- OK… I truly don’t want to keep harping on Mat’s physique, or lack thereof. Besides being boringly shallow, it has no bearing on his talent… except, oh shoot, he’s starring in a historical sketch show, and they keep casting him not only as a Roman general but as a Spartan warrior. Apparently merely to save a bit of money on the fake tan. Bless the man, he’s doing everything short of banging his head on the table to convey menacing toughness, but honestly. If he wasn’t left out for the birds at birth, then these Spartans were clearly just big softies at heart.
- Great sketch, this Wife Swap, though. The feminist angle feels a bit too obviously shoehorned in — an early indication of how the producers intend to deal with the relative dearth of available herstory — but the fight/vote thing is a nice touch, and it’s nice to see Martha getting a chance at a really meaty comic role for the first time in awhile.
- Oh, and a couple other *ahem* interesting notes: a few eps from now Athenians will claim in song that ‘[their] physiques were not weak”. The next ep will give us a Spartan warrior — played by guess who? — flatly refusing to fight. And at the end of this sketch, as is standard, we get a teaser… for the Restoration WS, which aired awaaayyy back in S01E03. Whoops.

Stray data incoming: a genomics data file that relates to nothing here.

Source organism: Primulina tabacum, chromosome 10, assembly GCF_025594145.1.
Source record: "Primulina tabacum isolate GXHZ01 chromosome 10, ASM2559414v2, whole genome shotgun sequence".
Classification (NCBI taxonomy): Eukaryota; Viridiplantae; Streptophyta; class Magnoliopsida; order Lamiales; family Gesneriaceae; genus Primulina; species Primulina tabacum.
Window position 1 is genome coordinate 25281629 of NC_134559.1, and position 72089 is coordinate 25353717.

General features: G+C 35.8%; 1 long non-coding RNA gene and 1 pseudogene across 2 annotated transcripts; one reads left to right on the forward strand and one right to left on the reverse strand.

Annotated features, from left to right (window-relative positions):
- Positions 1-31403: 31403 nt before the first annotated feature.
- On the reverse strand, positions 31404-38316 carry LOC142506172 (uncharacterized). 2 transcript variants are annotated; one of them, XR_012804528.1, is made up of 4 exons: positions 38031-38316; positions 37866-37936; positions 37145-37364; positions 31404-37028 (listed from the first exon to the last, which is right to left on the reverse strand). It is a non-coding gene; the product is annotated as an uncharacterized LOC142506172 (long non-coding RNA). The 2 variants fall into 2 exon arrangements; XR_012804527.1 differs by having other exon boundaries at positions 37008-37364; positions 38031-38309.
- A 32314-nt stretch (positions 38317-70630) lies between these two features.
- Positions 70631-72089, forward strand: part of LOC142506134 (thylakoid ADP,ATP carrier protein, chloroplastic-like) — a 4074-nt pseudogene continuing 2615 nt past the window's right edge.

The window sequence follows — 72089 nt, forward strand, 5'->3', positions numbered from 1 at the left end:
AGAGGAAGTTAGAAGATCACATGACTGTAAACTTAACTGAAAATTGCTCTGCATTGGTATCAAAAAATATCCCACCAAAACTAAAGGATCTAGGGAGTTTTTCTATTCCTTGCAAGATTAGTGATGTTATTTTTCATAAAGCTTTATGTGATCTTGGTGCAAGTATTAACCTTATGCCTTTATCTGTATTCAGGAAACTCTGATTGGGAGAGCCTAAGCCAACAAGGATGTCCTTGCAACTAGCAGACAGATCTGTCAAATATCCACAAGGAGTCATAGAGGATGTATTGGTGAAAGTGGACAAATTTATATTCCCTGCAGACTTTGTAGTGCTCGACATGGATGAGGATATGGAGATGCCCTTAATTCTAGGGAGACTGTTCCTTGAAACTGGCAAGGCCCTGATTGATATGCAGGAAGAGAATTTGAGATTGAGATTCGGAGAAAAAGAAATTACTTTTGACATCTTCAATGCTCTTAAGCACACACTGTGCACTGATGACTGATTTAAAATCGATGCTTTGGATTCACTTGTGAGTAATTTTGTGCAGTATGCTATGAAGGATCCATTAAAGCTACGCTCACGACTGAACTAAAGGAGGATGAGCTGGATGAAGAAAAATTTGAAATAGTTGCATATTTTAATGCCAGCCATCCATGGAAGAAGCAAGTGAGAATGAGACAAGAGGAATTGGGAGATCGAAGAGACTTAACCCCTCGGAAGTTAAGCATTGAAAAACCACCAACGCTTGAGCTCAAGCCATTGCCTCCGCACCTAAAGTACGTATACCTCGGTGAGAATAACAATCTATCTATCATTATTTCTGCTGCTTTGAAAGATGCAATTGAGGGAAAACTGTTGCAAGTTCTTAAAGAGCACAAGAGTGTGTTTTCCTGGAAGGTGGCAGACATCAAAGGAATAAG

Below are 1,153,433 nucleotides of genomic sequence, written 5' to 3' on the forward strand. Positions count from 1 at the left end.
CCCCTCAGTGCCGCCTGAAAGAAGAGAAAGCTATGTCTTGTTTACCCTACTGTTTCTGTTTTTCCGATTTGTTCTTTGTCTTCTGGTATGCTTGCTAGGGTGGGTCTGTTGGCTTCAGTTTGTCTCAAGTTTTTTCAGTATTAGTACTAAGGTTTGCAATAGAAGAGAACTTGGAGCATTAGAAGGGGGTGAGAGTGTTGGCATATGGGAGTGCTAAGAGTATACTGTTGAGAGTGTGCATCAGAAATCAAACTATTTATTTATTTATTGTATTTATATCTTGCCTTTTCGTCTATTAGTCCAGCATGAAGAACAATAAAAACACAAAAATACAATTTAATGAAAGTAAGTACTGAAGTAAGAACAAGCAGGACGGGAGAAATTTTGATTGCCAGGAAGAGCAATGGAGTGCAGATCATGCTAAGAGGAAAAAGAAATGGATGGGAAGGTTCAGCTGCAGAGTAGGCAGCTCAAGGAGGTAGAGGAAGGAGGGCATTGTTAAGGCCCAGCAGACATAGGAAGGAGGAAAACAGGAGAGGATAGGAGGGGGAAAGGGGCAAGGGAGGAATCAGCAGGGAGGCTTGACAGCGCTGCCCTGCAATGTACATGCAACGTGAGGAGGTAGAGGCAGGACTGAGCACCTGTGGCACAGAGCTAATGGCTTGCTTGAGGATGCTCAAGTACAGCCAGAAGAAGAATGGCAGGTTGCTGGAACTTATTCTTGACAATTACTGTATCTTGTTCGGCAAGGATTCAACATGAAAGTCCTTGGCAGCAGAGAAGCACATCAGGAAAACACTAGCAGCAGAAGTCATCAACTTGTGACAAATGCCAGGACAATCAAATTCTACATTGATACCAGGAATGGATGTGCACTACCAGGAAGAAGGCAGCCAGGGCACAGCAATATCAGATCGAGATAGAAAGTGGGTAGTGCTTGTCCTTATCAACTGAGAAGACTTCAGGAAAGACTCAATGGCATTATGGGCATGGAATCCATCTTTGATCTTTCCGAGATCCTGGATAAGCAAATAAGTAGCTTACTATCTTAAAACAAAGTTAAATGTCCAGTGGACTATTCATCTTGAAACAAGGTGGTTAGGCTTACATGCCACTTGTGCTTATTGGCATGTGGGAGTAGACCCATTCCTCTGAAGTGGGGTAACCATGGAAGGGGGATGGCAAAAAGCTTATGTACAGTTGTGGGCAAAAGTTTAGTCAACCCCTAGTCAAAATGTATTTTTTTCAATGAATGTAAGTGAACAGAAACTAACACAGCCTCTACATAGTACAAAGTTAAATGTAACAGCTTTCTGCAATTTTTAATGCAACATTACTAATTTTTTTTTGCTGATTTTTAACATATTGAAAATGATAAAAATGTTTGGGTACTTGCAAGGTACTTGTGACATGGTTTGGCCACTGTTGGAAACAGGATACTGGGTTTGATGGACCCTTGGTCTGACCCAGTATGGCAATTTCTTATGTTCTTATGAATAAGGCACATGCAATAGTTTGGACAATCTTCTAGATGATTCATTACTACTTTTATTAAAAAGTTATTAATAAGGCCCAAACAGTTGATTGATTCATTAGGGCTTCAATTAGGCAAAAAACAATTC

- Now I will make up for all the ragging by pointing out again that Mat is a great comic performer, and in this ep alone does a fantastic job both of rapidly disintegrating reverence and total charming-morning-show-host obliviousness to flaming carnage, which is not something even the finest comedians are routinely accused of (unless possibly they are already dead of massive drug overdoses).
- Then, I will complain that he is also doing the least convincing ‘elderly man’ I have ever heard. This will improve rapidly of course (helloooo, Darwin), but for now, the ‘School Punishments’ sketch is mostly making me wince at what that voice must be doing to his throat. Also, giving some interested thought to Simon as Mark Twain impersonator, and wondering if there’s any correlation between Ben’s Russian studies and his ability to make ersatz-Wackford Squeers here so convincing… yeah, sometimes you just have to keep yourself entertained however you can.
- Finally, for once, I must give props for a really clever use of the magazine format: that is one great two-edged slogan that I can totally imagine real tabloids borrowing in like crisis. Also, hi Larry the perpetual patient — it’s almost over, dude. Really.